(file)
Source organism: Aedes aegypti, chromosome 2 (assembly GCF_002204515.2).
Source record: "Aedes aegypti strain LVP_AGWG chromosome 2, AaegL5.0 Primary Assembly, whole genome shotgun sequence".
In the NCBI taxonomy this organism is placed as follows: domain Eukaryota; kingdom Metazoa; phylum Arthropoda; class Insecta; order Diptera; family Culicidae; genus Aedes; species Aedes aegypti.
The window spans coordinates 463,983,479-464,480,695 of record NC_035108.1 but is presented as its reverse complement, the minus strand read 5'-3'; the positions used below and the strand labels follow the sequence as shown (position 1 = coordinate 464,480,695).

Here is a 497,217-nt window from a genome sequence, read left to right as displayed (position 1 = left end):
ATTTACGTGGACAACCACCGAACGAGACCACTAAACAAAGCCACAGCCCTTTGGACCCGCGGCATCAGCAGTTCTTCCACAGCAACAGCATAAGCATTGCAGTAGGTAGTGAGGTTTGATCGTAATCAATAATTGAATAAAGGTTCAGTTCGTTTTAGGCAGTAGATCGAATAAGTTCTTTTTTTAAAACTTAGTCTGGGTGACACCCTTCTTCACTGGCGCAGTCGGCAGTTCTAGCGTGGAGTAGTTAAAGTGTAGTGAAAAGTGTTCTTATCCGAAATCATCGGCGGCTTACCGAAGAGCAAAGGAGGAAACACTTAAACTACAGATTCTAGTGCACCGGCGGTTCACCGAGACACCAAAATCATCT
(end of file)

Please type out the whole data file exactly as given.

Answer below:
Source organism: Aedes aegypti, chromosome 2 (assembly GCF_002204515.2).
Source record: "Aedes aegypti strain LVP_AGWG chromosome 2, AaegL5.0 Primary Assembly, whole genome shotgun sequence".
In the NCBI taxonomy this organism is placed as follows: domain Eukaryota; kingdom Metazoa; phylum Arthropoda; class Insecta; order Diptera; family Culicidae; genus Aedes; species Aedes aegypti.
The window spans coordinates 463,983,479-464,480,695 of record NC_035108.1 but is presented as its reverse complement, the minus strand read 5'-3'; the positions used below and the strand labels follow the sequence as shown (position 1 = coordinate 464,480,695).

Here is a 497,217-nt window from a genome sequence, read left to right as displayed (position 1 = left end):
ATTTACGTGGACAACCACCGAACGAGACCACTAAACAAAGCCACAGCCCTTTGGACCCGCGGCATCAGCAGTTCTTCCACAGCAACAGCATAAGCATTGCAGTAGGTAGTGAGGTTTGATCGTAATCAATAATTGAATAAAGGTTCAGTTCGTTTTAGGCAGTAGATCGAATAAGTTCTTTTTTTAAAACTTAGTCTGGGTGACACCCTTCTTCACTGGCGCAGTCGGCAGTTCTAGCGTGGAGTAGTTAAAGTGTAGTGAAAAGTGTTCTTATCCGAAATCATCGGCGGCTTACCGAAGAGCAAAGGAGGAAACACTTAAACTACAGATTCTAGTGCACCGGCGGTTCACCGAGACACCAAAATCATCT